How do you treat a stomach ulcer?

Written by: Dr David Andrew James Neal
Published: | Updated: 16/07/2018
Edited by: Laura Burgess

A peptic ulcer is a break or sore in the lining of the stomach or the first part of the small intestine (duodenum). Gastric ulcers occur on the inside of the stomach. Many people with a peptic ulcer will not exhibit symptoms and they are discovered incidentally during an endoscopy examination of the stomach. Expert gastroenterologist Dr David Neal explains the signs of a peptic ulcer and how it is treated…
 

What are the symptoms of a peptic ulcer?

Pain is the most common symptom caused by a peptic ulcer. Pain is usually in the upper abdomen but can be felt through to the back. It can also cause the following symptoms:

  • Nausea and vomiting
  • Altered appetite and weight loss
  • Vomiting fresh blood – caused by bleeding ulcers
  • Dark blood in stool – from bleeding ulcers
  • Inflammation of surrounding tissues – which blocks food from passing into the small bowel
     

What causes a peptic ulcer?

Peptic ulcers are caused when acid in the upper gut erodes the inner lining of the stomach or duodenum leading to ulceration. If the ulcer erodes into a blood vessel they can cause bleeding, which can vary from minor bleeding that, in time, can lead to anaemia through to a major haemorrhage that’s a life-threatening emergency.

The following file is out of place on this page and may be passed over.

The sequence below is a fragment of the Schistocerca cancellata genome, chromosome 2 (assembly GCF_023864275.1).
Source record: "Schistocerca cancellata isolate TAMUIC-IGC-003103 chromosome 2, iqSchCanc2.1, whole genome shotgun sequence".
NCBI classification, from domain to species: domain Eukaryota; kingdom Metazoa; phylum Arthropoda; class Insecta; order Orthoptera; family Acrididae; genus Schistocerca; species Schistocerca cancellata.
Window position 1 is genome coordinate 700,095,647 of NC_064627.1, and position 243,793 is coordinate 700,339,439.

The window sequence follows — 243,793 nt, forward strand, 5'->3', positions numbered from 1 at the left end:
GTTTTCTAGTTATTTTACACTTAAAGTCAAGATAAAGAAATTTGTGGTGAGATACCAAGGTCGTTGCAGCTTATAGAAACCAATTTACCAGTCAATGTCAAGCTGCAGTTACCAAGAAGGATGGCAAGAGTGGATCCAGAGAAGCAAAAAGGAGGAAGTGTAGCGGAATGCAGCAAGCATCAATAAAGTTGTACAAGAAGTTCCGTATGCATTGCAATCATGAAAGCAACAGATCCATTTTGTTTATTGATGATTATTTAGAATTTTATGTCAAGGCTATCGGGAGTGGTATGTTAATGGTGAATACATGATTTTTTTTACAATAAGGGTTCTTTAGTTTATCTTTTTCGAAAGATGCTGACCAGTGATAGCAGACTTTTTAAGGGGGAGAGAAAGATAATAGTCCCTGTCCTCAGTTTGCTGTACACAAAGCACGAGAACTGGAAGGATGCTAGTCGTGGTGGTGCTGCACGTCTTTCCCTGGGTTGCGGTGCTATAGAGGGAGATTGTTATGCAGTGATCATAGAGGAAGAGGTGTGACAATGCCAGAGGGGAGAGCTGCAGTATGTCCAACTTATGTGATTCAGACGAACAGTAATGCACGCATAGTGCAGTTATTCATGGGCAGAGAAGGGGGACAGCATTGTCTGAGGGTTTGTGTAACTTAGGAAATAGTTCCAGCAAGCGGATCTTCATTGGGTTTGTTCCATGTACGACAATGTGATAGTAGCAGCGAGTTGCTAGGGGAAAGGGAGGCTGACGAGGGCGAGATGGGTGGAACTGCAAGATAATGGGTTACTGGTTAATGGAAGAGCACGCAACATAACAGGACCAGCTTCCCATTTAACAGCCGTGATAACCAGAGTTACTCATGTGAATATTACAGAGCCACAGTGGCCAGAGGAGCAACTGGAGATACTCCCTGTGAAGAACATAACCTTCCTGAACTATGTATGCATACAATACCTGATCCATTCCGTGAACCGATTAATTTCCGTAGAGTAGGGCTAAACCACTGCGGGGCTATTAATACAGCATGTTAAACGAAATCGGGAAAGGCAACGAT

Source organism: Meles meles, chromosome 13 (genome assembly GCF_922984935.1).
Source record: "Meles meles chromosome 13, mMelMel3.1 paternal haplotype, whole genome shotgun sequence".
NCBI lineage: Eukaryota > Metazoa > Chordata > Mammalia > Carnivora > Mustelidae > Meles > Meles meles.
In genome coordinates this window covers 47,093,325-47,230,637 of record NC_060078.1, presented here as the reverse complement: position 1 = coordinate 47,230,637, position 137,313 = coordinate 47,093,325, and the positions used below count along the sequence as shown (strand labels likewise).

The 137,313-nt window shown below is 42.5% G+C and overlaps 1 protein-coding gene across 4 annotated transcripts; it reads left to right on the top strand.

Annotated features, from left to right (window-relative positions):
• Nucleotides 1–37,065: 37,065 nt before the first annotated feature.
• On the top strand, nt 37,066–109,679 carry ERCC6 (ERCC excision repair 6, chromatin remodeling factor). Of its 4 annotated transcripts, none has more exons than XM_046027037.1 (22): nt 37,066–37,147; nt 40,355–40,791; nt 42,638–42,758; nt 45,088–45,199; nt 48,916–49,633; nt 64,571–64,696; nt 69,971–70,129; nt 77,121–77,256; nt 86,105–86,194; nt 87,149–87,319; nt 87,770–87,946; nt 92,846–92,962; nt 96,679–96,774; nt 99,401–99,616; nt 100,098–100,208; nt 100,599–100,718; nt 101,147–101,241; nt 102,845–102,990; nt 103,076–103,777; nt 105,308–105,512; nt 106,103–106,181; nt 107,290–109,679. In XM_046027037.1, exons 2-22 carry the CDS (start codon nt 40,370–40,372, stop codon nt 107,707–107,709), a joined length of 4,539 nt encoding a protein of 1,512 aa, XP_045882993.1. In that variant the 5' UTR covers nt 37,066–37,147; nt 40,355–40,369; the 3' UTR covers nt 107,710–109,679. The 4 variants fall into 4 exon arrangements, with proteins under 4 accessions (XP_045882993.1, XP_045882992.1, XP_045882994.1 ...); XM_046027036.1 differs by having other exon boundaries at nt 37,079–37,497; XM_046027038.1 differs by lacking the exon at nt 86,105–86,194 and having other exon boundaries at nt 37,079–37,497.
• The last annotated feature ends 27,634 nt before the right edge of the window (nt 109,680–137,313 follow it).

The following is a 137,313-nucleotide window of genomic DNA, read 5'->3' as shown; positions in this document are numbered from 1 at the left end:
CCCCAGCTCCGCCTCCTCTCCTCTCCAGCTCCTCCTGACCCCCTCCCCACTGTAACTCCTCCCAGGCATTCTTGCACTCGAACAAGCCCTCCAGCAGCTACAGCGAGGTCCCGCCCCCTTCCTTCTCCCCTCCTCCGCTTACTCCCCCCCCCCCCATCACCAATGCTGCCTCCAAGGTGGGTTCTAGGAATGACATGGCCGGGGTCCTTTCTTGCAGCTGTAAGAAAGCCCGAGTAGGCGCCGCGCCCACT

There are two main causes of peptic ulcers, a bacteria called Helicobacter Pylori (H.Pylori) and certain common painkilling medications.

  • Helicobacter Pylori - This bacterium lives in the mucous layer that lines the stomach and protects the stomach from acid. Sometimes the bacteria causes inflammation of the stomach lining, which leads to the development of a peptic ulcer.
     
  • Drugs - Aspirin and non-steroidal anti-inflammatory drugs (NSAIDs) such as Ibuprofen and Nurofen can cause inflammation and sometimes ulceration of the stomach or duodenum. This is more likely to occur with regular use of these drugs especially if they are not taken with medication to reduce acid production. Other drugs that can increase the risk of peptic ulceration include steroids and certain antidepressants; anticoagulants can also increase the risk of bleeding. Peptic ulcers are more likely to occur in older people and in those who smoke and who consume alcohol.


How do you treat a peptic ulcer?

A peptic ulcer is diagnosed with an endoscopy examination whereby a fibreoptic camera is passed down through the mouth into the oesophagus, stomach and duodenum. Sometimes biopsy specimens are taken from the ulcer and to check if Helicobacter Pylori infection is present.

  • Drugs to kill H. Pylori - If infection with H. Pylori is confirmed this requires treatment with a course of antibiotics. There are different combinations of antibiotics but most involve 2 different antibiotics and a drug to reduce acid production called a proton pump inhibitor (PPI). These are taken for 2 weeks. Sometimes a further course of treatment is required to get rid of the infection.
     
  •  Drugs to reduce acid production - Most people with a peptic ulcer will be prescribed medication to reduce acid production and to allow healing of the ulcer. The most common drugs are proton pump inhibitors and these include omeprazole, lansoprazole, pantoprazole and rabeprazole.